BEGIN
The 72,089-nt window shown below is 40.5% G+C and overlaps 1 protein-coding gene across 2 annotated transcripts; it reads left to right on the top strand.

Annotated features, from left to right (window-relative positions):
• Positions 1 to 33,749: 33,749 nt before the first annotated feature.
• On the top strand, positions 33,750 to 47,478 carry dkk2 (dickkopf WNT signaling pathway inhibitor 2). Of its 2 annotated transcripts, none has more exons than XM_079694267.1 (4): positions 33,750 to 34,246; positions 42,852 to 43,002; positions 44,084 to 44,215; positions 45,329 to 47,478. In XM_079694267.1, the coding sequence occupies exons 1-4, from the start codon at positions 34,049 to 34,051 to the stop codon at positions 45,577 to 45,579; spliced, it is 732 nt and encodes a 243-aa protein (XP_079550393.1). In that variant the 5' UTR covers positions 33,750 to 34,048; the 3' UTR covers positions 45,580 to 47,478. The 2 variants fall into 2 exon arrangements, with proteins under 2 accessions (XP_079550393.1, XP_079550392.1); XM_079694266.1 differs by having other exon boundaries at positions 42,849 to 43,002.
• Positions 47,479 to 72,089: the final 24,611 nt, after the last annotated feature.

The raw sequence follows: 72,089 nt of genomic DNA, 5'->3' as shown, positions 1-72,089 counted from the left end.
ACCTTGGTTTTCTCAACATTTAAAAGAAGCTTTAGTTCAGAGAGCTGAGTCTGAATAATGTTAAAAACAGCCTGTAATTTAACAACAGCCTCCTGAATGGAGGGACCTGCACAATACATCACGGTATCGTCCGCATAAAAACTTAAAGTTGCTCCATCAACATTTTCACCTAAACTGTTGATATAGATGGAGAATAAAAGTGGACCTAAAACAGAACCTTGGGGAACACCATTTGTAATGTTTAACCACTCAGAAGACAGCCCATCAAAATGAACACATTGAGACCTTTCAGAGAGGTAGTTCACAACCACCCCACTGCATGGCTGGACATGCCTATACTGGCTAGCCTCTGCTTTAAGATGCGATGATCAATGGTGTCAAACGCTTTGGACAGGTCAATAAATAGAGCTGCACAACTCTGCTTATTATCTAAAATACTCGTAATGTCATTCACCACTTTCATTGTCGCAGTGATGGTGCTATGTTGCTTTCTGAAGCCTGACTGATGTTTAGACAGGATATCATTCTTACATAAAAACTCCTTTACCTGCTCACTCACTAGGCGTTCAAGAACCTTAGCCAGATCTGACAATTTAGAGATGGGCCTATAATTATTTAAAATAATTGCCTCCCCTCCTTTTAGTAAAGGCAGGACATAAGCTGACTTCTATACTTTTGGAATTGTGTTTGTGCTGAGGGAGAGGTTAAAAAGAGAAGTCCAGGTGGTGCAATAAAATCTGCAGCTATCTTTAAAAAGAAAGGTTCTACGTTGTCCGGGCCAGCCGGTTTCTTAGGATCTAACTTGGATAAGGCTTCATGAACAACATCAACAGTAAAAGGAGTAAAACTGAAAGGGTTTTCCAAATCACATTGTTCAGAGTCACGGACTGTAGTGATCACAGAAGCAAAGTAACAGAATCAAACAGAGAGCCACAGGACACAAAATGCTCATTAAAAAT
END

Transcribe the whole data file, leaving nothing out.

The 72,089-nt window shown below is 40.5% G+C and overlaps 1 protein-coding gene across 2 annotated transcripts; it reads left to right on the top strand.

Annotated features, from left to right (window-relative positions):
• Positions 1 to 33,749: 33,749 nt before the first annotated feature.
• On the top strand, positions 33,750 to 47,478 carry dkk2 (dickkopf WNT signaling pathway inhibitor 2). Of its 2 annotated transcripts, none has more exons than XM_079694267.1 (4): positions 33,750 to 34,246; positions 42,852 to 43,002; positions 44,084 to 44,215; positions 45,329 to 47,478. In XM_079694267.1, the coding sequence occupies exons 1-4, from the start codon at positions 34,049 to 34,051 to the stop codon at positions 45,577 to 45,579; spliced, it is 732 nt and encodes a 243-aa protein (XP_079550393.1). In that variant the 5' UTR covers positions 33,750 to 34,048; the 3' UTR covers positions 45,580 to 47,478. The 2 variants fall into 2 exon arrangements, with proteins under 2 accessions (XP_079550393.1, XP_079550392.1); XM_079694266.1 differs by having other exon boundaries at positions 42,849 to 43,002.
• Positions 47,479 to 72,089: the final 24,611 nt, after the last annotated feature.

The raw sequence follows: 72,089 nt of genomic DNA, 5'->3' as shown, positions 1-72,089 counted from the left end.
ACCTTGGTTTTCTCAACATTTAAAAGAAGCTTTAGTTCAGAGAGCTGAGTCTGAATAATGTTAAAAACAGCCTGTAATTTAACAACAGCCTCCTGAATGGAGGGACCTGCACAATACATCACGGTATCGTCCGCATAAAAACTTAAAGTTGCTCCATCAACATTTTCACCTAAACTGTTGATATAGATGGAGAATAAAAGTGGACCTAAAACAGAACCTTGGGGAACACCATTTGTAATGTTTAACCACTCAGAAGACAGCCCATCAAAATGAACACATTGAGACCTTTCAGAGAGGTAGTTCACAACCACCCCACTGCATGGCTGGACATGCCTATACTGGCTAGCCTCTGCTTTAAGATGCGATGATCAATGGTGTCAAACGCTTTGGACAGGTCAATAAATAGAGCTGCACAACTCTGCTTATTATCTAAAATACTCGTAATGTCATTCACCACTTTCATTGTCGCAGTGATGGTGCTATGTTGCTTTCTGAAGCCTGACTGATGTTTAGACAGGATATCATTCTTACATAAAAACTCCTTTACCTGCTCACTCACTAGGCGTTCAAGAACCTTAGCCAGATCTGACAATTTAGAGATGGGCCTATAATTATTTAAAATAATTGCCTCCCCTCCTTTTAGTAAAGGCAGGACATAAGCTGACTTCTATACTTTTGGAATTGTGTTTGTGCTGAGGGAGAGGTTAAAAAGAGAAGTCCAGGTGGTGCAATAAAATCTGCAGCTATCTTTAAAAAGAAAGGTTCTACGTTGTCCGGGCCAGCCGGTTTCTTAGGATCTAACTTGGATAAGGCTTCATGAACAACATCAACAGTAAAAGGAGTAAAACTGAAAGGGTTTTCCAAATCACATTGTTCAGAGTCACGGACTGTAGTGATCACAGAAGCAAAGTAACAGAATCAAACAGAGAGCCACAGGACACAAAATGCTCATTAAAAAT